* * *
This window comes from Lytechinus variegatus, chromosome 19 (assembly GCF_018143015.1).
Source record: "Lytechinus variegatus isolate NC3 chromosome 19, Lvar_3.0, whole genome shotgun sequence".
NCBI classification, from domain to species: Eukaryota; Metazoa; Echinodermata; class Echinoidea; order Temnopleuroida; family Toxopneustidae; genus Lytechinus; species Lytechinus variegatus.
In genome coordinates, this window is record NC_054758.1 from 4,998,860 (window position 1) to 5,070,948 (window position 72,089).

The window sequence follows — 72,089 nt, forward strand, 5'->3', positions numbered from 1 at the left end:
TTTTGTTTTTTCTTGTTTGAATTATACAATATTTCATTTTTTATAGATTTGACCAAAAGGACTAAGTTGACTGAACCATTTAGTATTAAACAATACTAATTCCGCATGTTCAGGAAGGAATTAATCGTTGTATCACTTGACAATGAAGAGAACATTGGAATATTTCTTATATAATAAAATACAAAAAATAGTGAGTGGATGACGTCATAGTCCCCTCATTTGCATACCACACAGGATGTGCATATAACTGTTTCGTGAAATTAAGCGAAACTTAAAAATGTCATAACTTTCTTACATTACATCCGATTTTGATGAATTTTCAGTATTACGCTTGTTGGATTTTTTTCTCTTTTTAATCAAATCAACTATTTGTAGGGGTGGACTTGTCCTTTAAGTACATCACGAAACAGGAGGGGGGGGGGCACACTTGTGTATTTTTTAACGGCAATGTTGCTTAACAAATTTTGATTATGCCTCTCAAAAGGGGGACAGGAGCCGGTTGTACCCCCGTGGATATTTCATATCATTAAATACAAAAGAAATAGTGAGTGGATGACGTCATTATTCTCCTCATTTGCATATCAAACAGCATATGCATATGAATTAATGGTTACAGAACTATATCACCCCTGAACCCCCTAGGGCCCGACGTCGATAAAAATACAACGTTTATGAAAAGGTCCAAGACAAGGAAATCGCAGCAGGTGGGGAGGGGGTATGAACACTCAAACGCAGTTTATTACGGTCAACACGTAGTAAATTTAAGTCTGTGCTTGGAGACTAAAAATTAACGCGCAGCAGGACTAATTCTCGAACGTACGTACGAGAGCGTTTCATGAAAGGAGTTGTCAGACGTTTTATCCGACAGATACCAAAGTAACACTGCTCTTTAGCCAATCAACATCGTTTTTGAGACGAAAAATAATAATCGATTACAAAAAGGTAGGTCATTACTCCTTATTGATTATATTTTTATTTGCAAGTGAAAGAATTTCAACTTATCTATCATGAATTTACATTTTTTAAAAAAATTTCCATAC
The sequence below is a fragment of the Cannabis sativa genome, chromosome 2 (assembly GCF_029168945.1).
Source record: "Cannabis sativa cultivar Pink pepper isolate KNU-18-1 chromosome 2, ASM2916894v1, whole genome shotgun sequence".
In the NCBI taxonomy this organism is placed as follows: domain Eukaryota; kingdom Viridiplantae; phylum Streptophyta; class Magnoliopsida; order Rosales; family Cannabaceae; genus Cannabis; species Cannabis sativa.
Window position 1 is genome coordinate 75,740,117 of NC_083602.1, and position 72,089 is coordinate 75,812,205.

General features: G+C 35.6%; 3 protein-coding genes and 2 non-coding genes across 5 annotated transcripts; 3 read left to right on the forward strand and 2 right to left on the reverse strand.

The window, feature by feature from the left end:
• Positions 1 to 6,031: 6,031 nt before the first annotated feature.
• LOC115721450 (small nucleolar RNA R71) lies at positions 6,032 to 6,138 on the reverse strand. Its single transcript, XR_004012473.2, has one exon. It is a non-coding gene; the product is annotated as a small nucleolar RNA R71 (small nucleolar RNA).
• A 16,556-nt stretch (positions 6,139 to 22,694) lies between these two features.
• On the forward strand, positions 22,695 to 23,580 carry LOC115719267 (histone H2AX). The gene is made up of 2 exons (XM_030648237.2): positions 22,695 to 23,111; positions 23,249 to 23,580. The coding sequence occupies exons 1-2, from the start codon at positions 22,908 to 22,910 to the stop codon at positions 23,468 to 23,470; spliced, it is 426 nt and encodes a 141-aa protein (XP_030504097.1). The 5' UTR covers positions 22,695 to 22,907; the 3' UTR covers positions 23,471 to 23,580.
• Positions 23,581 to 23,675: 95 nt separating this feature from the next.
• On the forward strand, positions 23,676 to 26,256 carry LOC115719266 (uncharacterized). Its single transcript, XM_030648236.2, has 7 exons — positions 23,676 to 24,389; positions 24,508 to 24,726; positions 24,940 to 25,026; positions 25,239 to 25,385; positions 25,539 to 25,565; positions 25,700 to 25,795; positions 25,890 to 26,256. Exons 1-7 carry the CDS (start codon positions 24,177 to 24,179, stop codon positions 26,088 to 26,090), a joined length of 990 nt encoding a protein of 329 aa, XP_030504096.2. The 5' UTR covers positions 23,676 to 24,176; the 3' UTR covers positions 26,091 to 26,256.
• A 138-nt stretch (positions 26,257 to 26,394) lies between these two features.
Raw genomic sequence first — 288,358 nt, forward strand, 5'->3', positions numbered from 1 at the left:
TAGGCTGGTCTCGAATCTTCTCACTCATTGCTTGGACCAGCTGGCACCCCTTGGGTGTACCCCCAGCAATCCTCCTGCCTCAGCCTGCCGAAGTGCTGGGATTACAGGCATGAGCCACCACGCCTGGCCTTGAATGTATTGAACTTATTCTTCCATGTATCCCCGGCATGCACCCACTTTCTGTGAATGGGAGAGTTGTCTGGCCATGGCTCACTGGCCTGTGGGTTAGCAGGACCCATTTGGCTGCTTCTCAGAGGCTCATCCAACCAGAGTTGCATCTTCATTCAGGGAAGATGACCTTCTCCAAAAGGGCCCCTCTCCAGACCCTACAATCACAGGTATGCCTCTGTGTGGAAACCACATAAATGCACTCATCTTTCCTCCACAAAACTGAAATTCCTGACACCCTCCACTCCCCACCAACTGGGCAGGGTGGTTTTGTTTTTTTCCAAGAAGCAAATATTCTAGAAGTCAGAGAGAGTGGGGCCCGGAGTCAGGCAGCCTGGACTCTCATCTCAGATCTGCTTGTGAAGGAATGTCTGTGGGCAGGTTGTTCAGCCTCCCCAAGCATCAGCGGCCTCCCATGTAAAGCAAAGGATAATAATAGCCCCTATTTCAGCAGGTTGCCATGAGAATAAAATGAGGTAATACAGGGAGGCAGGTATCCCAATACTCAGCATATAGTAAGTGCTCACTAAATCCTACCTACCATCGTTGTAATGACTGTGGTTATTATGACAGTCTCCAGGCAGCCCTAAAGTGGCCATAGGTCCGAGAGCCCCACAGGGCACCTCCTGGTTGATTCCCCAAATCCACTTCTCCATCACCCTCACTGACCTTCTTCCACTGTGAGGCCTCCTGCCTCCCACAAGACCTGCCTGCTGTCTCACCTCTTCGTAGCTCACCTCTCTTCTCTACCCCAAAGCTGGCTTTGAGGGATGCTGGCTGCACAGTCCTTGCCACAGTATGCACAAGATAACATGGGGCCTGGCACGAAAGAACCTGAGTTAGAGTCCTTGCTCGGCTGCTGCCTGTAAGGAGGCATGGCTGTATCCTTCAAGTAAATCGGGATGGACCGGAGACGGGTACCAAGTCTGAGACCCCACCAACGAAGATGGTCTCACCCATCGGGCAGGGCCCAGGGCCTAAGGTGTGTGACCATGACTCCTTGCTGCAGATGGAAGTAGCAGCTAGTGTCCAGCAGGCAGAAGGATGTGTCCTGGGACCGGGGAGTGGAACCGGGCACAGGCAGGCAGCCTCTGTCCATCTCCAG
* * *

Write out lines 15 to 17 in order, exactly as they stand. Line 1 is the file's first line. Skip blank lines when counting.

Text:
• A 16,556-nt stretch (positions 6,139 to 22,694) lies between these two features.
• On the forward strand, positions 22,695 to 23,580 carry LOC115719267 (histone H2AX). The gene is made up of 2 exons (XM_030648237.2): positions 22,695 to 23,111; positions 23,249 to 23,580. The coding sequence occupies exons 1-2, from the start codon at positions 22,908 to 22,910 to the stop codon at positions 23,468 to 23,470; spliced, it is 426 nt and encodes a 141-aa protein (XP_030504097.1). The 5' UTR covers positions 22,695 to 22,907; the 3' UTR covers positions 23,471 to 23,580.
• Positions 23,581 to 23,675: 95 nt separating this feature from the next.